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Andrew O'Hagan, Monica Ali, Peter Ho Davies

Best of Young British Novelists

Hay Festival 2003, 
John Mitchinson presents the first of two sessions featuring young writers selected for the Granta 2003 list. O'Hagan, Booker-shortlisted for Our Fathers has just published his second novel. Personality, fictionalising the life of Lena Zavaroni. Dhaka-born Ali presents her debut novel Brick Lane. The Welsh-Chinese-American writer Peter Ho Davies is the author of the story collection Equal Love, and introduces his forthcoming novel The Bad Shepherd.

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Germaine Greer

The Uses of Poetry

Hay Festival 2003, 
The celebrated teacher and Shakespearean communicates her passion for great poetry with her customary provocative and inspirational brilliance. Greer has edited two collections of poetry by women, Kissing the Rod and 101 Poems. She runs her own press, Stump Cross Books, which has published editions of work by Katherine Philips, Anne Wharton and other neglected poets.

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James Frey, Justine Picardie, Josephine Hart, Rosie Boycott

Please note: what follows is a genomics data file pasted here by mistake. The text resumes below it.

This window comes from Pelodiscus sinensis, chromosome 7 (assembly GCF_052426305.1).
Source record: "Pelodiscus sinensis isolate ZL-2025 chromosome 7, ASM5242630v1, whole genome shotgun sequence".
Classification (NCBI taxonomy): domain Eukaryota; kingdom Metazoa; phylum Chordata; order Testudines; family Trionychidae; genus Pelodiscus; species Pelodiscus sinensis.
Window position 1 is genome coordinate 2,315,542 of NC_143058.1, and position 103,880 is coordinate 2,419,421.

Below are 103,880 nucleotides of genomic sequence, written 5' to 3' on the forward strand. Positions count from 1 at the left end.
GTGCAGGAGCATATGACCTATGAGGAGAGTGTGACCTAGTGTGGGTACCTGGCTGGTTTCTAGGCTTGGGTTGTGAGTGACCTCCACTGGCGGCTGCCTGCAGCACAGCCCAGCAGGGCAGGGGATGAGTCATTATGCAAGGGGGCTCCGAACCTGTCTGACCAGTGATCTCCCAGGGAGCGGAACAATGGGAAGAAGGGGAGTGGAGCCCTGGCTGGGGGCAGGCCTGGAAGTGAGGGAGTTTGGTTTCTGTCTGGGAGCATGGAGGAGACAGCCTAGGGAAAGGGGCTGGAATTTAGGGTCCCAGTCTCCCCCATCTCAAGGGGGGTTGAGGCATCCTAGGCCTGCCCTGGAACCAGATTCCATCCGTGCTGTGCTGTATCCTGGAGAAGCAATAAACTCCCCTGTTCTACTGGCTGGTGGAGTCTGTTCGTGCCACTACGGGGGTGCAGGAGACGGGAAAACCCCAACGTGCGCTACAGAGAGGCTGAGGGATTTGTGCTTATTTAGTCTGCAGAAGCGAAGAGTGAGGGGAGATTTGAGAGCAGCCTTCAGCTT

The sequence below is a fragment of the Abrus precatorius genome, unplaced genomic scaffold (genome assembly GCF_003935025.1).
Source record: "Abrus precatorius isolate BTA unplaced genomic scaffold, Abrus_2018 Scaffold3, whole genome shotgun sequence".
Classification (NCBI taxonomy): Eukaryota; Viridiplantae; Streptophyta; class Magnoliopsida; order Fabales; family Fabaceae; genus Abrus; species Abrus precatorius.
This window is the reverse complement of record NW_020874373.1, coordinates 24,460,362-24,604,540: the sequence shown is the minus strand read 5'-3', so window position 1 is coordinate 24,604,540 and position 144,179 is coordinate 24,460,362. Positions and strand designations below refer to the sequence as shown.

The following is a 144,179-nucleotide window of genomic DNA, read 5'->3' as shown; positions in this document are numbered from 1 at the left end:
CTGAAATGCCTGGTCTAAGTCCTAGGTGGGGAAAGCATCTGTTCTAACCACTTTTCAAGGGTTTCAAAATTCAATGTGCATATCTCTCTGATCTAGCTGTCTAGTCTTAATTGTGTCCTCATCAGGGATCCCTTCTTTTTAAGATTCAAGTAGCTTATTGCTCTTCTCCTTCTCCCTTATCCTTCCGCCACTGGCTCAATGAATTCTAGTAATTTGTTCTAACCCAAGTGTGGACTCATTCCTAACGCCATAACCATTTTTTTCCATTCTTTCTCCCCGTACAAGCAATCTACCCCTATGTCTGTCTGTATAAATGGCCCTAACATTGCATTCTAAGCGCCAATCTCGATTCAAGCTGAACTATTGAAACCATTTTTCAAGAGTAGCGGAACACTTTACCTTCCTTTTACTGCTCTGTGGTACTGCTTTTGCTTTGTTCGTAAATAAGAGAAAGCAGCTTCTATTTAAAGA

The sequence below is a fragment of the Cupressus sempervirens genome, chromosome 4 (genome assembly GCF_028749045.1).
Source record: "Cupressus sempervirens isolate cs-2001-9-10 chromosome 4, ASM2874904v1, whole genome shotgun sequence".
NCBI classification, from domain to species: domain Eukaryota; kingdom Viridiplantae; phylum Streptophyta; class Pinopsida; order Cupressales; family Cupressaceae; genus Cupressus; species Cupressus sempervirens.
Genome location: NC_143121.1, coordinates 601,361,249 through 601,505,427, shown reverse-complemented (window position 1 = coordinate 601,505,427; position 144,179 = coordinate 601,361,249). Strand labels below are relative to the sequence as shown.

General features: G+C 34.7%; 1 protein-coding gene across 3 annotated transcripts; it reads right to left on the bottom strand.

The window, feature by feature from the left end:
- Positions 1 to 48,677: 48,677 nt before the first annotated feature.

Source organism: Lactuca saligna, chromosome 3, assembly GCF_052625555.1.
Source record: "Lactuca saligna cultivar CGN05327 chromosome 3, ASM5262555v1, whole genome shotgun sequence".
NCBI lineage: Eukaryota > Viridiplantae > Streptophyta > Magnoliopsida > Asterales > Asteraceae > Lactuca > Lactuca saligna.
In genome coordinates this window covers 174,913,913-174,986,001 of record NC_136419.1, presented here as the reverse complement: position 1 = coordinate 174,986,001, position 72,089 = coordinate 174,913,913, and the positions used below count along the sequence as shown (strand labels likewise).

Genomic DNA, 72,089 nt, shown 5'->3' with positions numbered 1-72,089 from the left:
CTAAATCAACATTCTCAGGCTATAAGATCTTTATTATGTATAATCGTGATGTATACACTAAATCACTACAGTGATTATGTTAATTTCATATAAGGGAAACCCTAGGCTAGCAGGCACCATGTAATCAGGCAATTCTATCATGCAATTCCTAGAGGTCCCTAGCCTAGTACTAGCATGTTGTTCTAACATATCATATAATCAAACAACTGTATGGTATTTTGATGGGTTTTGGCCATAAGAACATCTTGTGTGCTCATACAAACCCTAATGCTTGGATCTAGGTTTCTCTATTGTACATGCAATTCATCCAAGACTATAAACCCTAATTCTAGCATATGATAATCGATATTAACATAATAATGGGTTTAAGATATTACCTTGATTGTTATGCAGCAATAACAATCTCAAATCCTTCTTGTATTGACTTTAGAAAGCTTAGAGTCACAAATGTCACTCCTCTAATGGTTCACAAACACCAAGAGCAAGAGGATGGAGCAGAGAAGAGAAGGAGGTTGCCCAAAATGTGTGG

Life Goes On

Hay Festival 2003, 
Frey's A Million Little Pieces is a searing account of the twenty-three-year old's rehabilitation and recovery from alcohol and drug addiction. Picardie's memoir tells the story of a year in her own life after her sister Ruth's death and of a search for her sister in the afterlife in this age of reason, scepticism and science. Hart's The Reconstructionist is a novel about the way we build our lives from fragments of memory, half-truth, compromise, and desire. They talk to Rosie Boycott.

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Orlando Figes

Natasha'a Dance

Hay Festival 2003, 
In this talk, illustrated with slides, the renowned historian of Russia, author of A People's Tragedy introduces Natasha's DanceA Cultural History of Russia. He explores the controversial impulses and shared sensibilities that have given rise to one of the world's  most dazzling civilisations.

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John Gimlette, Geoff Dyer, Tobias Jones